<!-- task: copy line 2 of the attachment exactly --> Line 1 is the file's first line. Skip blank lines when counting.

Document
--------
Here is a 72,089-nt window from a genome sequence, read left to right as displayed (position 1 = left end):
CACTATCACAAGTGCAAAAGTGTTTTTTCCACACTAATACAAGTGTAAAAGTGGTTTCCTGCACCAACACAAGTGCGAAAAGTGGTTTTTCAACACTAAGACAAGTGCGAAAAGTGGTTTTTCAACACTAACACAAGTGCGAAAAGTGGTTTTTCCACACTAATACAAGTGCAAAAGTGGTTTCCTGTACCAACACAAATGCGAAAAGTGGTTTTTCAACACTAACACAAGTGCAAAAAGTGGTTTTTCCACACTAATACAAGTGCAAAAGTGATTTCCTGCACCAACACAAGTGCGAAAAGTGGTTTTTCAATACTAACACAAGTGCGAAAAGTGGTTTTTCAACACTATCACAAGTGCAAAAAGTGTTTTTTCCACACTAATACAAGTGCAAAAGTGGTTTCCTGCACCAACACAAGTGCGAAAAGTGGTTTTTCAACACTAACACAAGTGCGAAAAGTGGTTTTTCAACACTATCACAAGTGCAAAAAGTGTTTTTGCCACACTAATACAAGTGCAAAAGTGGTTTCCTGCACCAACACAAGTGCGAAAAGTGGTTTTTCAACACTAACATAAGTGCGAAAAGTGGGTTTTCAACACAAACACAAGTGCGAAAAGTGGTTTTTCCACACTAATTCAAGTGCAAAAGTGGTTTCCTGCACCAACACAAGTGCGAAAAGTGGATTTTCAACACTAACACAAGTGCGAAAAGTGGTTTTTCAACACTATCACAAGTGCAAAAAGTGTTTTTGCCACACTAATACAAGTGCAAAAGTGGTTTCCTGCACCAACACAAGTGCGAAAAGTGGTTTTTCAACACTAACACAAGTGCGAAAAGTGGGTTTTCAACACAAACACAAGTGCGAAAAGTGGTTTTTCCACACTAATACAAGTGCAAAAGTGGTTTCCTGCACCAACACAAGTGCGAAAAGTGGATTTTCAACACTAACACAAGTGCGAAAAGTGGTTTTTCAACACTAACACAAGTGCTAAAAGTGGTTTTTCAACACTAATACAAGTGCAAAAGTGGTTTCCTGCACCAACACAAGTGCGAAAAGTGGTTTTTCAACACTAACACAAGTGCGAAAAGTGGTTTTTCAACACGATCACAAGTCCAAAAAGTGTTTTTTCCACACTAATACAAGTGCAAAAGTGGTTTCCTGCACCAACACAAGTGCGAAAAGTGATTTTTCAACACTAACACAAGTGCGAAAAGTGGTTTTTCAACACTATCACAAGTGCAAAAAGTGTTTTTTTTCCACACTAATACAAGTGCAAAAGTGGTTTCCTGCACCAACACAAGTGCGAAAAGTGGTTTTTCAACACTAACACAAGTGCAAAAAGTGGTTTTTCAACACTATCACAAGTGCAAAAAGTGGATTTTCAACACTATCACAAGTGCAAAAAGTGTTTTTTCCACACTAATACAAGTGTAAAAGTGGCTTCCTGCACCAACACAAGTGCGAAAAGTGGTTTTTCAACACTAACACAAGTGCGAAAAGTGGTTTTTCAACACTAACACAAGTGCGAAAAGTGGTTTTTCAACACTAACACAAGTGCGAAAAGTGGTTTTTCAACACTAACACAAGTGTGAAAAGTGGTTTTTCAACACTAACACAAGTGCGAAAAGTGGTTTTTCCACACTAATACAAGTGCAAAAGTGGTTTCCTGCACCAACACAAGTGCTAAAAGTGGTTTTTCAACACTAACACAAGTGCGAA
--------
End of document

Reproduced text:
CACTATCACAAGTGCAAAAGTGTTTTTTCCACACTAATACAAGTGTAAAAGTGGTTTCCTGCACCAACACAAGTGCGAAAAGTGGTTTTTCAACACTAAGACAAGTGCGAAAAGTGGTTTTTCAACACTAACACAAGTGCGAAAAGTGGTTTTTCCACACTAATACAAGTGCAAAAGTGGTTTCCTGTACCAACACAAATGCGAAAAGTGGTTTTTCAACACTAACACAAGTGCAAAAAGTGGTTTTTCCACACTAATACAAGTGCAAAAGTGATTTCCTGCACCAACACAAGTGCGAAAAGTGGTTTTTCAATACTAACACAAGTGCGAAAAGTGGTTTTTCAACACTATCACAAGTGCAAAAAGTGTTTTTTCCACACTAATACAAGTGCAAAAGTGGTTTCCTGCACCAACACAAGTGCGAAAAGTGGTTTTTCAACACTAACACAAGTGCGAAAAGTGGTTTTTCAACACTATCACAAGTGCAAAAAGTGTTTTTGCCACACTAATACAAGTGCAAAAGTGGTTTCCTGCACCAACACAAGTGCGAAAAGTGGTTTTTCAACACTAACATAAGTGCGAAAAGTGGGTTTTCAACACAAACACAAGTGCGAAAAGTGGTTTTTCCACACTAATTCAAGTGCAAAAGTGGTTTCCTGCACCAACACAAGTGCGAAAAGTGGATTTTCAACACTAACACAAGTGCGAAAAGTGGTTTTTCAACACTATCACAAGTGCAAAAAGTGTTTTTGCCACACTAATACAAGTGCAAAAGTGGTTTCCTGCACCAACACAAGTGCGAAAAGTGGTTTTTCAACACTAACACAAGTGCGAAAAGTGGGTTTTCAACACAAACACAAGTGCGAAAAGTGGTTTTTCCACACTAATACAAGTGCAAAAGTGGTTTCCTGCACCAACACAAGTGCGAAAAGTGGATTTTCAACACTAACACAAGTGCGAAAAGTGGTTTTTCAACACTAACACAAGTGCTAAAAGTGGTTTTTCAACACTAATACAAGTGCAAAAGTGGTTTCCTGCACCAACACAAGTGCGAAAAGTGGTTTTTCAACACTAACACAAGTGCGAAAAGTGGTTTTTCAACACGATCACAAGTCCAAAAAGTGTTTTTTCCACACTAATACAAGTGCAAAAGTGGTTTCCTGCACCAACACAAGTGCGAAAAGTGATTTTTCAACACTAACACAAGTGCGAAAAGTGGTTTTTCAACACTATCACAAGTGCAAAAAGTGTTTTTTTTCCACACTAATACAAGTGCAAAAGTGGTTTCCTGCACCAACACAAGTGCGAAAAGTGGTTTTTCAACACTAACACAAGTGCAAAAAGTGGTTTTTCAACACTATCACAAGTGCAAAAAGTGGATTTTCAACACTATCACAAGTGCAAAAAGTGTTTTTTCCACACTAATACAAGTGTAAAAGTGGCTTCCTGCACCAACACAAGTGCGAAAAGTGGTTTTTCAACACTAACACAAGTGCGAAAAGTGGTTTTTCAACACTAACACAAGTGCGAAAAGTGGTTTTTCAACACTAACACAAGTGCGAAAAGTGGTTTTTCAACACTAACACAAGTGTGAAAAGTGGTTTTTCAACACTAACACAAGTGCGAAAAGTGGTTTTTCCACACTAATACAAGTGCAAAAGTGGTTTCCTGCACCAACACAAGTGCTAAAAGTGGTTTTTCAACACTAACACAAGTGCGAA